I agree with this statement, there is a reason why certain carriers (see sprint and cricket) have a rediculous plan with everything but the kitchen sink included. This is because THEIR coverage is weak. Im sorry but i would rather shell out the extra coin for good coverage . I have had sprint in the past as a work phone and it was the worst experience. A lot of my calls were dropped on my route and data? fuggettaboutit! I have had no problems with at&t at all and i travel through the mountains and various other parts of the country. and as for the pre? im sorry but i do not see folks switching from at&t to go to sprint to just get the pre, but i do see a lot of people switching from sprint to get the iphone.
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post #103 of 129
Quote:
Originally Posted by trumptman View Post

The reality is that at this stage Apple is enabling AT&T.

"Enabling" perhaps. I kinda like the word "tolerating."

As to Apple's position that it's sticking with a single wireless standard for iPhones, I'd bet that at this very moment they have fully functioning lab versions that work on practically every standard out there - present and anticipated. Apple has the cash and resources to plow billions into R&D, and they're not the kind who allow themselves to be boxed in to any single technology when there are good alternatives.

So what happens when AT&T's exclusivity agreement is up? Apple will be in the driver's seat to deal with additional wireless carriers. With its huge installed base of iPhone users, AT&T will make whatever concessions it needs to hold on to subscribers. Apple will have the leverage of the most advanced, flexible and desirable products in the marketplace, and it won't be pretty for AT&T. Don't think that Apple is ignoring the marketplace's gripes about AT&T. Apple just isn't talking about what it plans to do.

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post #104 of 129
Way to go, was this what you were doing for five months, instead of perhaps getting MMS and Tethering all ready to go? way to go HOP TO IT! Its pretty embarrassing for Apple to have a carrier not have all its features ready to go, especially its the home carrier of where the iPhone was originated..Gold star to you! \
post #105 of 129
Quote:
Originally Posted by Kibitzer View Post

I'll warn you - this begins a long rant against AT&T

1. AT&T Navigator is a desperate attempt to extract more revenue from iPhone users, serving up an app-styled system that offers little extra value for the $120/year price.

2. So far, AT&T has gotten a pass in the media about its resistance to tethering iPhones to notebooks, thus enabling a truly portable Internet connection for iPhone notebook users.

3. Despite what it says, this sorry behemoth is still wedded to copper - paired wire wireline POTS to residential phone customers. They'll get out of this when the contribution of the business drops below the salvage value from ripping out the wire and selling it as scrap.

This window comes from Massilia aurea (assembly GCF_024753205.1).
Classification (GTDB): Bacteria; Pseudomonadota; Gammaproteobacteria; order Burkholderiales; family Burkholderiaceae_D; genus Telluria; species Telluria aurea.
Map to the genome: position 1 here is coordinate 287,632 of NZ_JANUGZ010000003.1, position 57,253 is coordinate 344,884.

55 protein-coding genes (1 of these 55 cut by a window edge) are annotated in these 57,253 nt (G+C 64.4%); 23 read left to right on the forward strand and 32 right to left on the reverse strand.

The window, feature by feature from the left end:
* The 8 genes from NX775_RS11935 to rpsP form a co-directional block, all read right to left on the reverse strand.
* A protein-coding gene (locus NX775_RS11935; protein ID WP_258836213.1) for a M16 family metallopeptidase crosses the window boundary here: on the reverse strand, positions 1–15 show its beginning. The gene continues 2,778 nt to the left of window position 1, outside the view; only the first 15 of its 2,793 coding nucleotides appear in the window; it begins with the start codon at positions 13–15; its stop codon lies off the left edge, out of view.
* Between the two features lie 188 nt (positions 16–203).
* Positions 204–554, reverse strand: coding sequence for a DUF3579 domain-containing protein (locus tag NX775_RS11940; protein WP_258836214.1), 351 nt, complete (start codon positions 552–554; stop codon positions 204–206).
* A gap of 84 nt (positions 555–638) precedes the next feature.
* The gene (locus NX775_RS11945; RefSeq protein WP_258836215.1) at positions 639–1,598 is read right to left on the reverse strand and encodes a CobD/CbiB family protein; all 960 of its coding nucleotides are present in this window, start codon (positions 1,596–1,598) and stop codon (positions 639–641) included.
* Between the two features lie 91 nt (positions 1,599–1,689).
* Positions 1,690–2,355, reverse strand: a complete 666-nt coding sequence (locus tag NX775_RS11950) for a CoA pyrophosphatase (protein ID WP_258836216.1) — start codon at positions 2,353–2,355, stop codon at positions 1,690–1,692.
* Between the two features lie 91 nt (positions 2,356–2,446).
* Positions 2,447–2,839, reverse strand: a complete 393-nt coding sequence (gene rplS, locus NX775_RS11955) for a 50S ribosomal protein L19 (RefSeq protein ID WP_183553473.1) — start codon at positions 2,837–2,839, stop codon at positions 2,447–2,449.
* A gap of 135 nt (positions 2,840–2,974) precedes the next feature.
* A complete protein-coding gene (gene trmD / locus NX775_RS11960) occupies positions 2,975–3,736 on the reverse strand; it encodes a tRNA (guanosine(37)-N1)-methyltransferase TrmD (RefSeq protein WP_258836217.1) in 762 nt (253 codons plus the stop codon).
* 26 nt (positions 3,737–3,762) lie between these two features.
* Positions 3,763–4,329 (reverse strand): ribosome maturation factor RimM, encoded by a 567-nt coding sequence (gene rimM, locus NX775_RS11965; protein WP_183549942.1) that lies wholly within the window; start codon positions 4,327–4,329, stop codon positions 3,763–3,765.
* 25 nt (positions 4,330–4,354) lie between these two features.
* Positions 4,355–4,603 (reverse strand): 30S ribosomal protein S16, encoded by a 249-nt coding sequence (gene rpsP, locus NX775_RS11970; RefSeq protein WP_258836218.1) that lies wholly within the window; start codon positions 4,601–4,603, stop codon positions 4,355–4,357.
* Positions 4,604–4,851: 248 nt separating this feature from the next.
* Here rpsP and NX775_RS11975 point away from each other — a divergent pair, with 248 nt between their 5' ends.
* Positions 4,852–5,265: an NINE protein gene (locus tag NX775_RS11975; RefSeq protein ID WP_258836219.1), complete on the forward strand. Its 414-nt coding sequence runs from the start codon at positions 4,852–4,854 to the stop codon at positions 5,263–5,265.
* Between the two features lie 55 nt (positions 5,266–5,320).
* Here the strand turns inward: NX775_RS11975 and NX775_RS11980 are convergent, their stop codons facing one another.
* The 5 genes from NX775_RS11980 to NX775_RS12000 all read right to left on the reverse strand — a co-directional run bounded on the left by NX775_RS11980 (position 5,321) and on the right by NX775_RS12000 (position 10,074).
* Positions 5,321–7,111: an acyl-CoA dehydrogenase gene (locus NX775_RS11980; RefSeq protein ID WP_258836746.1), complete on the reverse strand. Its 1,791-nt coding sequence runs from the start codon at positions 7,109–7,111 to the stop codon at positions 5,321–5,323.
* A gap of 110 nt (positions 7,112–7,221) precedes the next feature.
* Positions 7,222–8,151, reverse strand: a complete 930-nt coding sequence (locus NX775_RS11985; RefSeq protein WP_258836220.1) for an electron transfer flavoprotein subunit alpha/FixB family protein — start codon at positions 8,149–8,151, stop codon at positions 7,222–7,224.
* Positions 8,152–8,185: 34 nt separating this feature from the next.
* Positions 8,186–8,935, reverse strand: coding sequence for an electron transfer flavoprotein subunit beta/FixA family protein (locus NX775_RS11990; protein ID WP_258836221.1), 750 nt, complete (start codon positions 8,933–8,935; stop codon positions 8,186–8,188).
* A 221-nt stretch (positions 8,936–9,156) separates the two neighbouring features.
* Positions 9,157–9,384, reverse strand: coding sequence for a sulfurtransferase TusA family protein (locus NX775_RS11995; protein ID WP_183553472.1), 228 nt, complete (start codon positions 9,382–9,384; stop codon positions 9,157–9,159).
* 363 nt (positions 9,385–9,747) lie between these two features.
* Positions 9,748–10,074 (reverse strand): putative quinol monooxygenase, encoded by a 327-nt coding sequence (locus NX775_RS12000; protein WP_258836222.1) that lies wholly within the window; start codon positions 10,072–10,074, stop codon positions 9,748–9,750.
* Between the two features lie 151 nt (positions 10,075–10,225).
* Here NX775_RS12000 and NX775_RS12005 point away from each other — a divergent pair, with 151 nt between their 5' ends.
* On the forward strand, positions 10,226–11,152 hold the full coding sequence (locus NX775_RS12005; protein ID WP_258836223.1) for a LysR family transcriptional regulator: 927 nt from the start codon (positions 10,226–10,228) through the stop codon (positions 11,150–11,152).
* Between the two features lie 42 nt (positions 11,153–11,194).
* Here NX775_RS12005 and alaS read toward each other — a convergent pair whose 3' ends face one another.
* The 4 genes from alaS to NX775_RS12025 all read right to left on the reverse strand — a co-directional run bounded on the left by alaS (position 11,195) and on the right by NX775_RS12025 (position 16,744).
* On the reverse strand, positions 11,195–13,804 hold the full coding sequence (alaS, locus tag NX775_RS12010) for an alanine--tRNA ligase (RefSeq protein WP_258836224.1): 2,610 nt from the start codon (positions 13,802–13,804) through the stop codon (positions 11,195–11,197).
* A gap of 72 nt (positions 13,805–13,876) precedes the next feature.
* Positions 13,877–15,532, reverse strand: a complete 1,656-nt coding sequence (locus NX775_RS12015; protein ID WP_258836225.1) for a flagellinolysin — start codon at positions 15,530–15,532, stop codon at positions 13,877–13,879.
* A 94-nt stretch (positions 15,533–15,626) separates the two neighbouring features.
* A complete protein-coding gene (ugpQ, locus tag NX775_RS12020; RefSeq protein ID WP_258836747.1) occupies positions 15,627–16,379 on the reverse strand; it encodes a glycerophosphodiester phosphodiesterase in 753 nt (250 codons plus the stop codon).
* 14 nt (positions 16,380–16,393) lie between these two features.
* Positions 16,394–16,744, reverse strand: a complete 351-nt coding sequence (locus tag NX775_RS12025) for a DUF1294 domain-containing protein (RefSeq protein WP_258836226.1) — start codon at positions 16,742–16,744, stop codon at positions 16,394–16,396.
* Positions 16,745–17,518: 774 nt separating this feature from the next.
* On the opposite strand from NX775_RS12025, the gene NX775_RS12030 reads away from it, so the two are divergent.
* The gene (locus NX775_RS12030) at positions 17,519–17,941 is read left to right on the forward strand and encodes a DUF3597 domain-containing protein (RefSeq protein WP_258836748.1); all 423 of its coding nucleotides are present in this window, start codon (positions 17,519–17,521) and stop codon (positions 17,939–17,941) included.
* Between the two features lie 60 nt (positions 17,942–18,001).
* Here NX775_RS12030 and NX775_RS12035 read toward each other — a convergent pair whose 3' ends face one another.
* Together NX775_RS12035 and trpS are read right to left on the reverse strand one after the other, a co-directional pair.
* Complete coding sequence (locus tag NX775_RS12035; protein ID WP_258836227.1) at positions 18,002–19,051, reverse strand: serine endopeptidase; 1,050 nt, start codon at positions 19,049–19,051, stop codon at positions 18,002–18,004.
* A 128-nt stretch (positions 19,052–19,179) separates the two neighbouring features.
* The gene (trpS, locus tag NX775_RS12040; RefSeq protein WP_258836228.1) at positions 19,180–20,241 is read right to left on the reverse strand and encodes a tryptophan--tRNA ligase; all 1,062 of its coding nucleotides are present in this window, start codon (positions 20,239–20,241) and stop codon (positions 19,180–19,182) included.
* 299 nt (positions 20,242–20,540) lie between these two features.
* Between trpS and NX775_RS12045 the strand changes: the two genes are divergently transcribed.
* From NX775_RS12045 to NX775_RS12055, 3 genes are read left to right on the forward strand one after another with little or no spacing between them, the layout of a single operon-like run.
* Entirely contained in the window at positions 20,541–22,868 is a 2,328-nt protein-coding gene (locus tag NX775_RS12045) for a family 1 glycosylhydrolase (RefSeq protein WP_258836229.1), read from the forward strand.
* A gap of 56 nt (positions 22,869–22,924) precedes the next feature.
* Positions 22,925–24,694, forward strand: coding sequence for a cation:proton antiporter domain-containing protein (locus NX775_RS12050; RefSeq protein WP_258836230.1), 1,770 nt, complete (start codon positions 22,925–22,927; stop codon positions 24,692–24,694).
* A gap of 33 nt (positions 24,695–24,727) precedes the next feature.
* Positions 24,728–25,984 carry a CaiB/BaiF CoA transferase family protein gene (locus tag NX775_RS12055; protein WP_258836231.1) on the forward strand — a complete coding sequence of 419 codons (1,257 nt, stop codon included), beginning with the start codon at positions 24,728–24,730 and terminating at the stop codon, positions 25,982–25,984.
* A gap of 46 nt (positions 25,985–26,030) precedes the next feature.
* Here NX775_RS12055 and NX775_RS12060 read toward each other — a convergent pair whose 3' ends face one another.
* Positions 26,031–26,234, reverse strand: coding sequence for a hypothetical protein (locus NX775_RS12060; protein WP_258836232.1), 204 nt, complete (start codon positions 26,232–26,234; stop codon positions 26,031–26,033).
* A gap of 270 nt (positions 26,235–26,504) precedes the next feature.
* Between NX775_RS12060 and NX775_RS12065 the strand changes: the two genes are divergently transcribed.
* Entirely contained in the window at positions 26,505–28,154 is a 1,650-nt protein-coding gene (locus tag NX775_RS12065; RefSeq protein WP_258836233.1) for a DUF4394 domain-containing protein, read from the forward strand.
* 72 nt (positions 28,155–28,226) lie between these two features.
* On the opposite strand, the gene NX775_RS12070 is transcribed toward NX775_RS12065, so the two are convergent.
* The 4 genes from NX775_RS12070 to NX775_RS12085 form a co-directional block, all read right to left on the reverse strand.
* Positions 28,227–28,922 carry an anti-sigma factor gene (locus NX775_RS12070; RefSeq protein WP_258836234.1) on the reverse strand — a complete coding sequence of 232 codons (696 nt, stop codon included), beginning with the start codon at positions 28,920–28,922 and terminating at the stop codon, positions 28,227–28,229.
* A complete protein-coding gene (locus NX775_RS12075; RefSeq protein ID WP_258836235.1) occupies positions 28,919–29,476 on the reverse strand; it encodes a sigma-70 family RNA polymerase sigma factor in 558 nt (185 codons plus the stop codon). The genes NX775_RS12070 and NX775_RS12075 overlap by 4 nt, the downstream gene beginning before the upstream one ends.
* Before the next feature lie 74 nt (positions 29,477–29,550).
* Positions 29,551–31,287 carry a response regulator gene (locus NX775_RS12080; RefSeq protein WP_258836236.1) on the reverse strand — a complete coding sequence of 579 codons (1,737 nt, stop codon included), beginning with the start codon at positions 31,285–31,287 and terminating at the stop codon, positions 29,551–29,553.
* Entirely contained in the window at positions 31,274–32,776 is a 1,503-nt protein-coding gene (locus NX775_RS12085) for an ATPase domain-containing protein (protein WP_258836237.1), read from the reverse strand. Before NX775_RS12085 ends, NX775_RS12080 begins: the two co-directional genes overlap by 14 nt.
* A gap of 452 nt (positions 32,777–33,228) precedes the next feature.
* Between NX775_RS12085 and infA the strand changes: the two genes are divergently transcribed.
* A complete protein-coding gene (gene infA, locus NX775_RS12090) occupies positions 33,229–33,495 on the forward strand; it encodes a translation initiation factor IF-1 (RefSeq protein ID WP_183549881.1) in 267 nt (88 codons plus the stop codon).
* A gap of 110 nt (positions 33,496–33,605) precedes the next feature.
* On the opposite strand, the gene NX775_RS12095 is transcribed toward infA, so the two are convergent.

4. Don't think Apple is unaware of or will overlook AT&T's anti-customer behavior by trying to prevent iPhone tethering or dragging its feet on MMS.

If you're an investor for the long pull, you want to be loading up on AAPL and getting out of T while you can. It's the difference between a creative organization focused on new opportunities to win customers and a mossbound has-been trying to hold on to businesses that matter less and less in the marketplace.

(1) Every single carrier charges the same $10 a month and $3 a day subscription for TBT navigation --- it's a massive success so far.

(2) Every other carriers in the world are charging for iphone tethering --- that's why you don't see newspaper reporters complaining about it.

(3) Carriers only have so much money they can spend on infrastructure. AT&T spent many more bucks on subsidizing the iphone to people like you, so they can't match Verizon's spending on 3G network builds and fiber optics network.

(4) Other carriers around the world are charging twice (even 4x) the money per MMS than SMS. AT&T is charging MMS the same price as SMS. And as I said in (2), every iphone carriers in the world are charging for iphone tethering.

(5) There is no comparision between investing in AT&T or Apple stock. If you want to compare, then do a comparision of AT&T and Verizon stock.
post #106 of 129
Quote:
Originally Posted by samab View Post

There is no comparision between investing in AT&T or Apple stock.

If nothing else, I'll certainly agree with you on that!

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post #107 of 129
Quote:
Originally Posted by Kibitzer View Post

If nothing else, I'll certainly agree with you on that!

Yes, AT&T is a safe utility stock with safe yields on stable dividend payouts. Apple is a much higher risk tech stock that doesn't pay any dividends at all.
post #108 of 129
Quote:
Originally Posted by samab View Post

Yes, AT&T is a safe utility stock with safe yields on stable dividend payouts. Apple is a much higher risk tech stock that doesn't pay any dividends at all.

Yeah, okay. Tell me all about safe yields and stable dividends. Try telling me about total return. Last fall I sold T and bought AAPL. Care to guess since then what's provided better return and what's sucking wind?

The old paradigms about communications utilities are no longer sacrosanct, as phone consumers continually migrate away from regulated wireline monopolies in an increasingly competitive wireless world. POTS is no longer as large or secure a revenue and earnings generator for stable dividends, and the steady deterioration in AT&T's share price and market cap to book value reflects its overall loss of investors' confidence.